First, in answer to the questions/comments about t-shirt braiding, I present photo exhibits One and Two. Click either photo for an enlarged view. And, no, I can’t explain in words how to do it!
Tee shirt with braided hem trim.
Close up of the hem braiding.
We drove from Hillman to Petoskey yesterday, and settled into Magnus Park (click here to read our review), a small, city-owned campground on the shore of Lake Michigan. We visited Petoskey (and Magnus Park) during our first year of travel (2003) and returned this year because of our fond memories of that visit.
Petoskey is just as appealing as we remembered. Located in a gorgeous part of the state (known as “northwestern lower Michigan”), this small town has done a wonderful job of developing their portion of the Lake Michigan shoreline. From Magnus Park, we walk through an appealing residential area (homes along the lakeshore) to the bike trail, past the marina, through beautiful Bayfront Park, up a flight of stairs and through the pedestrian/bike tunnel under busy US 31, popping out right into downtown Petoskey.
Walking along the bike trail past the marina.
Looking over Bayfront Park to Lake Michigan.
I can’t imagine ever tiring of that walk! But, if we did… we can pick up the bike trail in the other direction and walk through sun and shade along a bluff above the lakeshore. A few stairways lead down the bluff to the beach, or we can rest on a bench or picnic table along the trail, looking out on a lake that seems as big as the ocean. Fantastic.
Flowers liven a sidewalk in Petoskey.
Well maintained buildings downtown.
Over two years ago, in March of 2008, I began a blog of campground reviews, We Called It Home. I’d been keeping detailed descriptions of the campgrounds we visited and realized that a blog would be a great way to save those reviews, with photos, in case my computer crashed (I wasn’t very diligent with computer backups at the time). Since it seemed like other travelers might be interested in the information, I made the blog public, along with an explanation of what we look for in a campground.
The reviews are personal and opinionated. Many of the things vacationers or families might like in a campground are completely unimportant to us (swimming pools, playgrounds, organized activities). Since we are “at home” in a campground, we like space, solid voltage, Verizon service or good WiFi… and I LOVE to find a local NPR station. We like open sky, views, low lighting, and quiet.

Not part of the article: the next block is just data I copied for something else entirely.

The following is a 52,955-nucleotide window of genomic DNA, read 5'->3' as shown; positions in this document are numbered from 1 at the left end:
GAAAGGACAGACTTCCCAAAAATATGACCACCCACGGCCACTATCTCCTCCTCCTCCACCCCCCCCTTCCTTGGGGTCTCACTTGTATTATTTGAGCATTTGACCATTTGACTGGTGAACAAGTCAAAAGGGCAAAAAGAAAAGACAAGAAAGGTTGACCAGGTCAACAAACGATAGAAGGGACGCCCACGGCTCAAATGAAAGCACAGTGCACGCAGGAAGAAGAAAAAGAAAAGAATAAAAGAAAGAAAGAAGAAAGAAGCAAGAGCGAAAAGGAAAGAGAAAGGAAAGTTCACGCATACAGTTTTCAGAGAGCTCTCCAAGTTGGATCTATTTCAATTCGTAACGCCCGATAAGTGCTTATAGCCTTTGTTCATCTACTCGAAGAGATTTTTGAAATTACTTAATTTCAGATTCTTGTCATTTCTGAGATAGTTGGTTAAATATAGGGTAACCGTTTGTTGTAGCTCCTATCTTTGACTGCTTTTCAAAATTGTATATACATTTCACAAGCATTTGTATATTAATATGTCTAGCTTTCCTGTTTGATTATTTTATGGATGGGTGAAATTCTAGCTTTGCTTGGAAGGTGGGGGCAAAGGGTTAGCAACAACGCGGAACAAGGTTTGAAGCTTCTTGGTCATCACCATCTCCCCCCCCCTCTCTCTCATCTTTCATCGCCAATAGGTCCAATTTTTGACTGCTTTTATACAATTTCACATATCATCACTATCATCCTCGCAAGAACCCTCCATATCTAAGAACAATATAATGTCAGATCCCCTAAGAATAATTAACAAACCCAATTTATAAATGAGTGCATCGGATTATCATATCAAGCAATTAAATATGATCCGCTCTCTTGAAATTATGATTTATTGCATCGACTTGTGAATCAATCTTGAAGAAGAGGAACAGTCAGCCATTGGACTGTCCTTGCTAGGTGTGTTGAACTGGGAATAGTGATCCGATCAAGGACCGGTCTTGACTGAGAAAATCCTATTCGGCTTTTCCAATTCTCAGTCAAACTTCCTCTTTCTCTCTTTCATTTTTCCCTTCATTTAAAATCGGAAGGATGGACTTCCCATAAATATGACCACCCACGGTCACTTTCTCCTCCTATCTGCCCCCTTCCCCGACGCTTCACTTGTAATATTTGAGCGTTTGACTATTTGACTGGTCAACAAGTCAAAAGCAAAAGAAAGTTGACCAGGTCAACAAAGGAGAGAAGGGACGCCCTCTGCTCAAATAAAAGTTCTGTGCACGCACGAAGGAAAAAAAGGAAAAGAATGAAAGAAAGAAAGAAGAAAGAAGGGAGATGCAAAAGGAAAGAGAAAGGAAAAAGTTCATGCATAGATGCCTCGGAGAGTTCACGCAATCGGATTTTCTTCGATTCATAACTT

Back-to-back visits to Thunder Bay Resort in Hillman (click here to read our review) and Magnus Park in Petoskey made very clear to me the importance of location – the proximity to amenities we enjoy – in our opinion of a campground. It doesn’t end at the campground’s perimeter.
The campground at Thunder Bay Resort is superior to Magnus Park in every way. Thunder Bay’s sites are paved, landscaped, and meticulously maintained. Fifty amps of unwavering electricity, cable TV, and WiFi included in the rate. Each site has not a picnic table, but a “patio” table and chairs (with backs), something you might like to have in your backyard or on a deck at home. Recycling was made easy at a central recycling station. A community firepit and all the wood you wanted to burn was available, along with horseshoe pits and a comfortable bird blind.
Yet… unless you are a golfer, there is not much to do in the immediate vicinity. Walk or ride a bike to Hillman, a small town with no particular attractions for tourists. No nearby lake, no great views, and the nearest major grocery stores are 20 miles away. The campground is highly rated by other campers on rvparkreviews.com, but we would not return unless it was directly on our route. I rated it “Neutral” – we won’t go out of our way to return, but we wouldn’t avoid it, either.
Contrast that with Magnus Park in Petoskey, which I rated as “recommended”. Sites are sloped or lumpy, the roads are in need of (re)paving, the noise from the hospital’s climate control on the bluff above the campground is unceasing, the smell from the sewage treatment plant on the far end of the campground is beyond unappealing when the wind blows the wrong way. No cable TV, no WiFi.
Yet… our satellite TV antenna picked up a signal, and we have a great local NPR station. Electric voltage is solid, though it is only 30 amps. Our site is spacious. Strong Verizon for our phones and aircard.
Best of all: location! Petoskey is so lovely, and we’re camped right on the shore of Lake Michigan, with beautifully developed parks and paths in both directions. Views galore. Good restaurants within walking distance. A grocery store under 2 miles away. Walk to the Friday farmer’s market. Tomorrow we’ll stroll back to town for the annual “Art in the Park” festival.
So, if you read our campground reviews, be warned: we’re not objective, and our likes/dislikes don’t stop at the perimeter of the campground. Context is everything, and our last two stops have made that crystal clear to me!